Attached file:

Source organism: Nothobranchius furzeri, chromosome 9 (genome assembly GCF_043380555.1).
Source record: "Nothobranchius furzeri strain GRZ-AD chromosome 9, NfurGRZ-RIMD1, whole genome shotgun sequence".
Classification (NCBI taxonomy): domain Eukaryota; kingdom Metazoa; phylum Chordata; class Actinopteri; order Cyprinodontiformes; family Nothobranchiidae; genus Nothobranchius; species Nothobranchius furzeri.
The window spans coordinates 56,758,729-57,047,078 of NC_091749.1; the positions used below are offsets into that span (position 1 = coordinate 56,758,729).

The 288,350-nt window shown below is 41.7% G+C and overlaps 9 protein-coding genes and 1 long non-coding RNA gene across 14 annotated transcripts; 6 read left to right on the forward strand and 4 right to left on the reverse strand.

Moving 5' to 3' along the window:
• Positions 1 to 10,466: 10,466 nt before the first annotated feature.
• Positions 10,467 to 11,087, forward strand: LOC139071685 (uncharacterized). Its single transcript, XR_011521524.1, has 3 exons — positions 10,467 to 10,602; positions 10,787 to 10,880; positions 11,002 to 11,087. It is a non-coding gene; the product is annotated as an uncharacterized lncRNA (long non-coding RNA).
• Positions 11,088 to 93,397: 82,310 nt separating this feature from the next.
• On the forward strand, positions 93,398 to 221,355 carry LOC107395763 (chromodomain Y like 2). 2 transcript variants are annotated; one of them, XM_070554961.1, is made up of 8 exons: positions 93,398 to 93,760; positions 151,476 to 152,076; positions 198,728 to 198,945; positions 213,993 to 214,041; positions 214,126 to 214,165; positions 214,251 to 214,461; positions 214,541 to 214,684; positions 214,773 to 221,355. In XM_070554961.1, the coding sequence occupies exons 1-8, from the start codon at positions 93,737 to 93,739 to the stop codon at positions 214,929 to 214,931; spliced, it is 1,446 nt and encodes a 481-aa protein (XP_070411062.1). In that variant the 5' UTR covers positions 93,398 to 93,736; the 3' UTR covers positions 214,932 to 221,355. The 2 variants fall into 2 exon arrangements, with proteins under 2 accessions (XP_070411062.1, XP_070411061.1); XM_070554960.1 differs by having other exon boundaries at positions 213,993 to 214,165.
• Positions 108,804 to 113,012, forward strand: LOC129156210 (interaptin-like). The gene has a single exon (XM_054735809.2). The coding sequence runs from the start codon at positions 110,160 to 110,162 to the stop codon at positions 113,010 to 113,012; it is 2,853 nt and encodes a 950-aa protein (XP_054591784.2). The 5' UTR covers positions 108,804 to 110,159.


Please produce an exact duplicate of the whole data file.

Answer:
Source organism: Nothobranchius furzeri, chromosome 9 (genome assembly GCF_043380555.1).
Source record: "Nothobranchius furzeri strain GRZ-AD chromosome 9, NfurGRZ-RIMD1, whole genome shotgun sequence".
Classification (NCBI taxonomy): domain Eukaryota; kingdom Metazoa; phylum Chordata; class Actinopteri; order Cyprinodontiformes; family Nothobranchiidae; genus Nothobranchius; species Nothobranchius furzeri.
The window spans coordinates 56,758,729-57,047,078 of NC_091749.1; the positions used below are offsets into that span (position 1 = coordinate 56,758,729).

The 288,350-nt window shown below is 41.7% G+C and overlaps 9 protein-coding genes and 1 long non-coding RNA gene across 14 annotated transcripts; 6 read left to right on the forward strand and 4 right to left on the reverse strand.

Moving 5' to 3' along the window:
• Positions 1 to 10,466: 10,466 nt before the first annotated feature.
• Positions 10,467 to 11,087, forward strand: LOC139071685 (uncharacterized). Its single transcript, XR_011521524.1, has 3 exons — positions 10,467 to 10,602; positions 10,787 to 10,880; positions 11,002 to 11,087. It is a non-coding gene; the product is annotated as an uncharacterized lncRNA (long non-coding RNA).
• Positions 11,088 to 93,397: 82,310 nt separating this feature from the next.
• On the forward strand, positions 93,398 to 221,355 carry LOC107395763 (chromodomain Y like 2). 2 transcript variants are annotated; one of them, XM_070554961.1, is made up of 8 exons: positions 93,398 to 93,760; positions 151,476 to 152,076; positions 198,728 to 198,945; positions 213,993 to 214,041; positions 214,126 to 214,165; positions 214,251 to 214,461; positions 214,541 to 214,684; positions 214,773 to 221,355. In XM_070554961.1, the coding sequence occupies exons 1-8, from the start codon at positions 93,737 to 93,739 to the stop codon at positions 214,929 to 214,931; spliced, it is 1,446 nt and encodes a 481-aa protein (XP_070411062.1). In that variant the 5' UTR covers positions 93,398 to 93,736; the 3' UTR covers positions 214,932 to 221,355. The 2 variants fall into 2 exon arrangements, with proteins under 2 accessions (XP_070411062.1, XP_070411061.1); XM_070554960.1 differs by having other exon boundaries at positions 213,993 to 214,165.
• Positions 108,804 to 113,012, forward strand: LOC129156210 (interaptin-like). The gene has a single exon (XM_054735809.2). The coding sequence runs from the start codon at positions 110,160 to 110,162 to the stop codon at positions 113,010 to 113,012; it is 2,853 nt and encodes a 950-aa protein (XP_054591784.2). The 5' UTR covers positions 108,804 to 110,159.